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May 14th, 2012 · Safety
We are beginning to see some very helpful information regarding neck brace testing from Leatt. We need to see more of this, from all the manufacturers, as well as some useful certification standards.
If you have more than a passing interest in Texas motocross you’ve probably heard of Shand Garcia. In fact, you’ve probably heard Shand Garcia doing the play-by-play commentary at a Texas track. He’s written the only book on Texas motocross history, has a suspension accessory company, serves as assistant editor of Texas’ only motocross magazine, and now he’s co-promoting his own night-racing series. We had the chance to sit down with Shand and ask him a few questions about the business behind the business of motocross in Texas. This is an in-depth interview. If you prefer offline reading here’s a PDF.
The 2nd Annual BERM Pro Showdown series at Village Creek MX Park starts next week. You’re the title sponsor and actually co-promoter. Tell me how the series came about.
The BERM Pro Showdown Series Presented by MOTOREX is a five round Saturday night series at Village Creek MX Park in Ft. Worth Texas, with one round (round #4) stopping at Freestone County Raceway. The series is for amateur and Pro motocross racers.
Obviously with our title, we definitely gear it to highlight Saturday night professional motocross racing in the DFW market. The series came about by having conversations with Village Creek MX Park owner, Mr. Terry Cordray. Mr. Cordray has been a staple in north Texas motocross for many years, and at various tracks, dating back to the mid 70′s.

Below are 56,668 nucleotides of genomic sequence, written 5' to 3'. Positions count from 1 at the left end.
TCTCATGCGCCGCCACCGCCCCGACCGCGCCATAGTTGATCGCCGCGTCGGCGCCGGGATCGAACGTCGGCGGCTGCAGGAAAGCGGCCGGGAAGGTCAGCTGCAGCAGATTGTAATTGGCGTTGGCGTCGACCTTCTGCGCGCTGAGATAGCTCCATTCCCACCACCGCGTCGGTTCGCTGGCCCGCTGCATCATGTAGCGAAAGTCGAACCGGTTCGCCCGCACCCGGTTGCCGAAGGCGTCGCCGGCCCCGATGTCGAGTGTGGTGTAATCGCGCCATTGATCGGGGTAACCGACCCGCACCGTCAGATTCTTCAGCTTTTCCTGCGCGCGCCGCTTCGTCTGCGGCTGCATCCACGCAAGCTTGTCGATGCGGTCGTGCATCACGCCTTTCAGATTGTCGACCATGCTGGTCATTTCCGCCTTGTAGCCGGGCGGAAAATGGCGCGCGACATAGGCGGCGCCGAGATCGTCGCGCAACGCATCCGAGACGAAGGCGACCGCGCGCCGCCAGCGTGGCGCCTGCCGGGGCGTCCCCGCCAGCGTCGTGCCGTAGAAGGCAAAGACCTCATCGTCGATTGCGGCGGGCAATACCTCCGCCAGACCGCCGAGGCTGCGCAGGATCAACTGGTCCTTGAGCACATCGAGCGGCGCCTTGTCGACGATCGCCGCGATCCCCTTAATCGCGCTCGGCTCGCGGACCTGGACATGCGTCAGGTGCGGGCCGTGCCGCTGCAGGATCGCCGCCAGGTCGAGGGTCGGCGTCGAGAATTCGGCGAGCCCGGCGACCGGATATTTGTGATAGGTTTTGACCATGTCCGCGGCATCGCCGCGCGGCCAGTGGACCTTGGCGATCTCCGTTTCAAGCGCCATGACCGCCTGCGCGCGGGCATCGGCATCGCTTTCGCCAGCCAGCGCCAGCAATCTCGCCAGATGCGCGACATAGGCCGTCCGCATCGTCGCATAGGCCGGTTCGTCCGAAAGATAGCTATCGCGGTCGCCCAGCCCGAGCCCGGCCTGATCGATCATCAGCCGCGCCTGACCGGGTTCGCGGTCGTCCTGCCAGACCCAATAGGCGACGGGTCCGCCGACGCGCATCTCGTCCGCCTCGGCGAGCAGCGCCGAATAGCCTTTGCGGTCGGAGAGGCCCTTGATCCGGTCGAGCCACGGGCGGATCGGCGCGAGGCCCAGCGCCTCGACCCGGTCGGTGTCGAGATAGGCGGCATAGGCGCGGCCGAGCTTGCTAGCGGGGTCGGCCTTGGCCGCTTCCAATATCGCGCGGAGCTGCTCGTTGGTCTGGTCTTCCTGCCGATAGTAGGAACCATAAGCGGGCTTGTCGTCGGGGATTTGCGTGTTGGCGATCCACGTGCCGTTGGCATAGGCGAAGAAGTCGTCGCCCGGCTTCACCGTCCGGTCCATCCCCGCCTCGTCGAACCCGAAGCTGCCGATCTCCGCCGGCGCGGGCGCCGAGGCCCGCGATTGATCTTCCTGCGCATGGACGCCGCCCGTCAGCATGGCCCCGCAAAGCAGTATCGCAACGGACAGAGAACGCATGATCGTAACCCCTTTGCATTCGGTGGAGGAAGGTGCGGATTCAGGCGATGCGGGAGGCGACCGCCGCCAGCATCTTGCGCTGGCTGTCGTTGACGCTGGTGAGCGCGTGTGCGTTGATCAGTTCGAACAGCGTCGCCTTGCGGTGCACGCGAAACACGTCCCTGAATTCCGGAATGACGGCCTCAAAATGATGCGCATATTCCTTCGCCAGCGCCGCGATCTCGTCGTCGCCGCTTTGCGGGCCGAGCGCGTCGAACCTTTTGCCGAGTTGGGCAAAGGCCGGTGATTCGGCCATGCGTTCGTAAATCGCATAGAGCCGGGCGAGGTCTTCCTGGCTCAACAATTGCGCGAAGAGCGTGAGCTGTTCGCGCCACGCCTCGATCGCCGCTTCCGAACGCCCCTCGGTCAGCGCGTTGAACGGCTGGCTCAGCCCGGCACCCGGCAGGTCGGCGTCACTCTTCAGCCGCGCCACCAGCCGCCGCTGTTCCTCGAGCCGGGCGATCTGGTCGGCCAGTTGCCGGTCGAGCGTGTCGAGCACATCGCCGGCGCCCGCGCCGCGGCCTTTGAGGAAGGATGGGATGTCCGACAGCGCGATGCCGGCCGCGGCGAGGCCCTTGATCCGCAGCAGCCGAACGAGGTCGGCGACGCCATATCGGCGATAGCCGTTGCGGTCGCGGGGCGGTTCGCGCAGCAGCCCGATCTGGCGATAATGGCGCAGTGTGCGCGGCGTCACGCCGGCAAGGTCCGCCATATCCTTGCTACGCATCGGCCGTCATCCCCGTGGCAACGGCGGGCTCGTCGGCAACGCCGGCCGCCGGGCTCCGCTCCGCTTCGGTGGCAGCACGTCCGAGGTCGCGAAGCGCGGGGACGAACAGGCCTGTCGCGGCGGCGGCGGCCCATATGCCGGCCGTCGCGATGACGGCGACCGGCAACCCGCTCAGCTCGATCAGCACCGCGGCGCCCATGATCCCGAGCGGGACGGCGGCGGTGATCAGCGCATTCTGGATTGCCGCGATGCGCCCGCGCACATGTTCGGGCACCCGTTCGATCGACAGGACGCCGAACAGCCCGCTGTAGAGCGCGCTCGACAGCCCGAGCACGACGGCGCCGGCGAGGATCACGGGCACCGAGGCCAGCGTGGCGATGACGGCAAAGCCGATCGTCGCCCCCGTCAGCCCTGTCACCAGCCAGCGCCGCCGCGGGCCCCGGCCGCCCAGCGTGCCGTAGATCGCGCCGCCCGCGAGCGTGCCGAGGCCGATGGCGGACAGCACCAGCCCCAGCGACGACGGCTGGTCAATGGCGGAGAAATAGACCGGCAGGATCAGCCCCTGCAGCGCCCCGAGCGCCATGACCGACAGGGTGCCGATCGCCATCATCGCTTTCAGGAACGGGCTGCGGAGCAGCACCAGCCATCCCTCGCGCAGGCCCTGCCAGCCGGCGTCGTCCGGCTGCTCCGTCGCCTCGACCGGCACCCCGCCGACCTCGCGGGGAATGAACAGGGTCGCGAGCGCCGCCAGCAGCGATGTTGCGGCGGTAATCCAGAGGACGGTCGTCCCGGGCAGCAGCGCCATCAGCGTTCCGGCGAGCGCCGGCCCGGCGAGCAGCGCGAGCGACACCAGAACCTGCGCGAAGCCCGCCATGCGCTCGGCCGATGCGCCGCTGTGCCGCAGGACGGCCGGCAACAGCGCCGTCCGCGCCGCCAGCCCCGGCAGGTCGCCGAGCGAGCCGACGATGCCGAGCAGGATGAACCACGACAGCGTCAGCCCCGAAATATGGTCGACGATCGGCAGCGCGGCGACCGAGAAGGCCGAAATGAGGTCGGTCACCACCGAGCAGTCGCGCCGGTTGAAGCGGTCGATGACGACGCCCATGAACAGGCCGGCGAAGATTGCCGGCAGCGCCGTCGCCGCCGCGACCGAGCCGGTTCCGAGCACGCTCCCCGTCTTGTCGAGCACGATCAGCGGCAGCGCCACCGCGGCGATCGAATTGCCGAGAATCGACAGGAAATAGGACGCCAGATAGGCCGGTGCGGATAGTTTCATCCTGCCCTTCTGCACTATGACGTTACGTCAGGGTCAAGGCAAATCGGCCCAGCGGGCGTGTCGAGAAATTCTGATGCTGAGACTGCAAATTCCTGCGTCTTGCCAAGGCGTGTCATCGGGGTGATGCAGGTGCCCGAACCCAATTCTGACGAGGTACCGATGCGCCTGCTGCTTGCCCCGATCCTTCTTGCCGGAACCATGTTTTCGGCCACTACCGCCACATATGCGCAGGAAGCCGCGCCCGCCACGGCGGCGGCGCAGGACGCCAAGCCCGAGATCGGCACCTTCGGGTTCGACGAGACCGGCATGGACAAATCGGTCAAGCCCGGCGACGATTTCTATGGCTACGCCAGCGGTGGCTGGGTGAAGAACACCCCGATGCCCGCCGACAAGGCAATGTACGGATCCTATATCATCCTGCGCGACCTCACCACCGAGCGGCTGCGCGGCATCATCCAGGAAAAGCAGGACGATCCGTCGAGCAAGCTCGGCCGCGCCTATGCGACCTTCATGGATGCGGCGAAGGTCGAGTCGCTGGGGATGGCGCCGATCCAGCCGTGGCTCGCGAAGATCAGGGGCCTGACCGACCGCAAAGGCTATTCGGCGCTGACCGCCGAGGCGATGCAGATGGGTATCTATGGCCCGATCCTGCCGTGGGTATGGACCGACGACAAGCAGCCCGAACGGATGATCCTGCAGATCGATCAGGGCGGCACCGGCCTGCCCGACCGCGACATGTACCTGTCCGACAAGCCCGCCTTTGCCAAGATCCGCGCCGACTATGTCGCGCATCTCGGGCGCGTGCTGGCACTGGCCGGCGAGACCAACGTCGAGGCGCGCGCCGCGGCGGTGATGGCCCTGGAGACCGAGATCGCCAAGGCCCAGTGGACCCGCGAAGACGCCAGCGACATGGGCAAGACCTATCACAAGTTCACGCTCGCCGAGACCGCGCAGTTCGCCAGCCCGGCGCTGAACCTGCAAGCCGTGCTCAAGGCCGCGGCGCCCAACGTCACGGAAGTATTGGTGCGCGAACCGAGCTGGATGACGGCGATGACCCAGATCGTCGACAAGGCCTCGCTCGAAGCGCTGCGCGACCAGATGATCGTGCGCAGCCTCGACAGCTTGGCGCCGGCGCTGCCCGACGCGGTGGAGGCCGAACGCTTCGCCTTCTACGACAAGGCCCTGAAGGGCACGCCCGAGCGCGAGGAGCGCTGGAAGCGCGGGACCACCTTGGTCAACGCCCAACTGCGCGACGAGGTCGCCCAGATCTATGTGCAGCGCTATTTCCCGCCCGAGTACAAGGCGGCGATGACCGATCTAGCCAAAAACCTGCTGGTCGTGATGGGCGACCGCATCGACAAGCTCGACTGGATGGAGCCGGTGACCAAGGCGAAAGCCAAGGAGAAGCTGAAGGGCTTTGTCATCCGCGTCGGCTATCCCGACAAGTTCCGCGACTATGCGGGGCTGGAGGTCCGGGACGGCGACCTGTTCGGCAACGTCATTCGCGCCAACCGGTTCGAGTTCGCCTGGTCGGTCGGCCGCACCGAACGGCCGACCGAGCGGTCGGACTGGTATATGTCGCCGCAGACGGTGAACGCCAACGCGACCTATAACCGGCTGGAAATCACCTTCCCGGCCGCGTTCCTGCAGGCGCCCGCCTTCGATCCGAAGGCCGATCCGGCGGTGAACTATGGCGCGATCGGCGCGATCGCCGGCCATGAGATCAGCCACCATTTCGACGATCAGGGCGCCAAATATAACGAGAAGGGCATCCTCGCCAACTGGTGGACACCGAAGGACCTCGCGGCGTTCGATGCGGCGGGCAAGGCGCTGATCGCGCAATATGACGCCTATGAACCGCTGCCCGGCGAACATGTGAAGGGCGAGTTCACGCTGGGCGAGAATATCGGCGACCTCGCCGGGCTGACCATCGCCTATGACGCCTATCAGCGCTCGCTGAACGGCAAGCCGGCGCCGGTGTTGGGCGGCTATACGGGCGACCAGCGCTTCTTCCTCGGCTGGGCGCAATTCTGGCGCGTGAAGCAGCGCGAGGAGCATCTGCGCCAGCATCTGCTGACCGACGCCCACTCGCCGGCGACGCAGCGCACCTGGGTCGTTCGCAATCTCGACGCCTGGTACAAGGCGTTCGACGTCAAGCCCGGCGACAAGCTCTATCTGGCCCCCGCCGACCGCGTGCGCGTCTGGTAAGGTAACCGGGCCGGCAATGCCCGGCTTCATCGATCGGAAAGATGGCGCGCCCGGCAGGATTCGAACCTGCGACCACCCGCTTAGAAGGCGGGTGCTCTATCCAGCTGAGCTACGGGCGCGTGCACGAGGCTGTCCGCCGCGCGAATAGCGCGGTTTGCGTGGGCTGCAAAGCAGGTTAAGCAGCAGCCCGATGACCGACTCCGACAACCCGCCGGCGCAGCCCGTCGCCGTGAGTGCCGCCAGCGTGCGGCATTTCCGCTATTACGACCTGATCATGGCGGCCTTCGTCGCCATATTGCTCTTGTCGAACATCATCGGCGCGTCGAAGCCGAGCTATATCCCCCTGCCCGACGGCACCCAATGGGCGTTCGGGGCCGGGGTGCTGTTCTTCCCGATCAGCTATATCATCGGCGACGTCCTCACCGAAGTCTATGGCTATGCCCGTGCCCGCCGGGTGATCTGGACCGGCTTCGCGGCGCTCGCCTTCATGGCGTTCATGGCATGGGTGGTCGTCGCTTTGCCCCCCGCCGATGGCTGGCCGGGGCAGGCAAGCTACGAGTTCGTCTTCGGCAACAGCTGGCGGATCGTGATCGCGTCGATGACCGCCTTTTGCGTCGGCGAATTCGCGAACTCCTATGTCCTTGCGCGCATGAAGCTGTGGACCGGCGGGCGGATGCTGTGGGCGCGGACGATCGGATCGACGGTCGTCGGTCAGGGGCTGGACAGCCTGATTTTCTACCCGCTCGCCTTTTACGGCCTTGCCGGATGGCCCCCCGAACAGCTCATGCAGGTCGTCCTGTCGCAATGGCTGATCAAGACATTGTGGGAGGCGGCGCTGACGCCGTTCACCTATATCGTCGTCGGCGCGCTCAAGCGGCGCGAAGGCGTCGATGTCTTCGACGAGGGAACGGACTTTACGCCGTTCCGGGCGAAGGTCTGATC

Mr. Cordray and I agreed that north Texas professional motocross had seen better days. There are a couple of key elements that we both understand…
- We understand the passion for amateur riders wanting to turn local Pro,
- We understand the need for local Pro talent to try and earn a buck racing. [Read more →]
Terry Cordray is a man on a mission – a mission to rebuild his business, to have one of the most successful motocross tracks in Texas, and to make it easier and safer for new riders and families to get into the world of motocross.
Cordray is the owner/operator of Village Creek MX Park in Ft. Worth, Texas. He’s been a track operator and promoter for more than 30 years. And today I had a fascinating, 90-minute telephone conversation with him. [Read more →]
If you have visited this site periodically over the years you know there are a lot of articles with a business or industry slant. I’m a business writer and consulting analyst by trade, and an avid motorcyclist and racing fan — particularly motocross racing.
One area I’ve never covered is the essential business of running a motocross track. Though rarely discussed — except when there’s a legal brouhaha of some sort or someone is complaining — track owners, operators, and promoters are absolutely essential to the health, growth, and preservation of motocross. [Read more →]
A while back I read something, probably in Racerhead, about the unfortunate reality that in order to get a new venue into the outdoor National series an old one has to go away. This is what happened when Broome-Tioga sold its event rights to Tony Miller and Freestone in TX, and more recently, when Glen Helen lost its rights to make way for Pala (which subsequently lost them to Lake Elsinore.)
Then, in a December Racerhead, Davey Coombs was lamenting how hard it is to find a National venue in the southeast, and how even when he found one he had to get a current track to drop out of the series to make room.
That “lose one to gain one” thing struck me as a real barrier to growth. It’s a throw-back, one of the last remaining vestiges of the good ole’ boy power and politics around which motocross was built in the ’70s. How can you really grow a series, and grow the audience for a series, when you have to permanently take a race away from one location to try a new one? And when certain promoters essentially get a lifetime contract — like a season ticket holder at Lambeau Field?
When you’re talking about just 12 races a year, you need a compromise — a way to try new venues, new cities, new tracks, new locations — without abandoning or bringing undue harm to the ones that got you where you are. It’s another way of growing the pie.